Book Image

Learning C# by Developing Games with Unity 2019. - Fourth Edition

By : Harrison Ferrone
Book Image

Learning C# by Developing Games with Unity 2019. - Fourth Edition

By: Harrison Ferrone

Overview of this book

Learning to program in today’s technical landscape can be a daunting task, especially when faced with the sheer number of languages you have to choose from. Luckily, Learning C# with Unity 2019 removes the guesswork and starts you off on the path to becoming a confident, and competent, programmer using game development with Unity. You’ll start off small by learning the building blocks of programming, from variables, methods, and conditional statements to classes and object-oriented systems. After you have the basics under your belt you’ll explore the Unity interface, creating C# scripts, and translating your newfound knowledge into simple game mechanics. Throughout this journey, you’ll get hands-on experience with programming best practices and macro-level topics such as manager classes and flexible application architecture. By the end of the book, you’ll be familiar with intermediate C# topics like generics, delegates, and events, setting you up to take on projects of your own.
Table of Contents (20 chapters)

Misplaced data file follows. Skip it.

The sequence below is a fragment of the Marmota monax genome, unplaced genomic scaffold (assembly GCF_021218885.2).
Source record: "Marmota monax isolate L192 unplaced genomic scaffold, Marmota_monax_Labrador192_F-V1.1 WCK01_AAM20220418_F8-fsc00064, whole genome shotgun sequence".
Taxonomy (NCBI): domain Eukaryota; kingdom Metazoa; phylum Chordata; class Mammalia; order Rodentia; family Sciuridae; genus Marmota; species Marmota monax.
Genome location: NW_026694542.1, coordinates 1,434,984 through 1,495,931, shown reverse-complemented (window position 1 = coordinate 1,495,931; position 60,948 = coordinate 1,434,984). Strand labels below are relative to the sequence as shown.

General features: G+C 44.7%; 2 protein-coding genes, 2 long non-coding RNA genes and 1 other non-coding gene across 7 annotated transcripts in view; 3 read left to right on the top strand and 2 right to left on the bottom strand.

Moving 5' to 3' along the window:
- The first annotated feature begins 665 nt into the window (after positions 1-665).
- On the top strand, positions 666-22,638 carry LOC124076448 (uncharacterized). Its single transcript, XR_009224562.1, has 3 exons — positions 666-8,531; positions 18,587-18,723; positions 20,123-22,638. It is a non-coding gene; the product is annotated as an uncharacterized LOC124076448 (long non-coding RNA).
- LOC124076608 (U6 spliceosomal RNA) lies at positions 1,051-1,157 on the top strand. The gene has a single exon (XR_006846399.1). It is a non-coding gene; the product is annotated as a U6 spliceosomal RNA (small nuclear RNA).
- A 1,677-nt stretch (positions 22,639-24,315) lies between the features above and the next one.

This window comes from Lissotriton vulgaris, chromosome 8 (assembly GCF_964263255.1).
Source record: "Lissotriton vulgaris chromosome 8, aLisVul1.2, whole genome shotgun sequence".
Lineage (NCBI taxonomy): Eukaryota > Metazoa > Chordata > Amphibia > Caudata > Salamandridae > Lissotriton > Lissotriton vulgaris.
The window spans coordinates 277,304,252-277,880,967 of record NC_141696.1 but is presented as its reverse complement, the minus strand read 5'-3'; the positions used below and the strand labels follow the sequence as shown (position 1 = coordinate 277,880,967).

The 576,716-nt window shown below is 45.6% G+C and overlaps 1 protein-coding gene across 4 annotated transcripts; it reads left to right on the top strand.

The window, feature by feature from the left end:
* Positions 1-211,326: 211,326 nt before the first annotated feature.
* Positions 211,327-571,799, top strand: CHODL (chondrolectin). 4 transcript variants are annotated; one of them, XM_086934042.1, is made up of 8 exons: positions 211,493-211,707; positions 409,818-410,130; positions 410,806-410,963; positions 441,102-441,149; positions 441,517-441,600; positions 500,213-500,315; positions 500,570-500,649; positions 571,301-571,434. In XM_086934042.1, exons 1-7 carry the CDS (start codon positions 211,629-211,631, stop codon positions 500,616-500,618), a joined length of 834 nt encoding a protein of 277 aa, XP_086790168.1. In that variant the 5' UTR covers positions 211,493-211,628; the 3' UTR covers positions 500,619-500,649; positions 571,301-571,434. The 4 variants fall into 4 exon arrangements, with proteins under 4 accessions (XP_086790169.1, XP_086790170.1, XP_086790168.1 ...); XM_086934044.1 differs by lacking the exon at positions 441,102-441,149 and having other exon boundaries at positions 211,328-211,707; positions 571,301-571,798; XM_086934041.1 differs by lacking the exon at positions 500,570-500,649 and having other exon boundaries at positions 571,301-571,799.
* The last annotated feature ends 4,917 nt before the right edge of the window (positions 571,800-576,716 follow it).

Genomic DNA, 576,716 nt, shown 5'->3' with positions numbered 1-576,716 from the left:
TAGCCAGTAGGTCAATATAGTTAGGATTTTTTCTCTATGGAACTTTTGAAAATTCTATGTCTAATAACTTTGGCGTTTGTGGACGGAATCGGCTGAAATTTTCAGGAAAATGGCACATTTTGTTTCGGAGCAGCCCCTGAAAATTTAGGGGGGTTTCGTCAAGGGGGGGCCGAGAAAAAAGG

Free Chapter
Section 1: Programming Foundations and C#
Section 2: Scripting Game Mechanics in Unity
Section 3: Leveling Up Your C# Code

Writing proper C#

Lines of code function like sentences, meaning they need to have some sort of separating, or ending, character. In C#, all lines of code, which are called statements, end with a semicolon to separate them for the code editor to process.

Unlike the written word in normal circumstances, a C# statement doesn't technically have to be on a single line; whitespace and new lines are ignored by the code editor. For example, a simple variable could be written in different ways. It could be written like this:

          public int firstName = "Bilbo";

Alternatively, it could also be written as follows:


These two code snippets are perfectly acceptable to Visual Studio, but the second option is highly discouraged as it makes code extremely hard to read. The idea is to write your programs as efficiently and clearly as possible...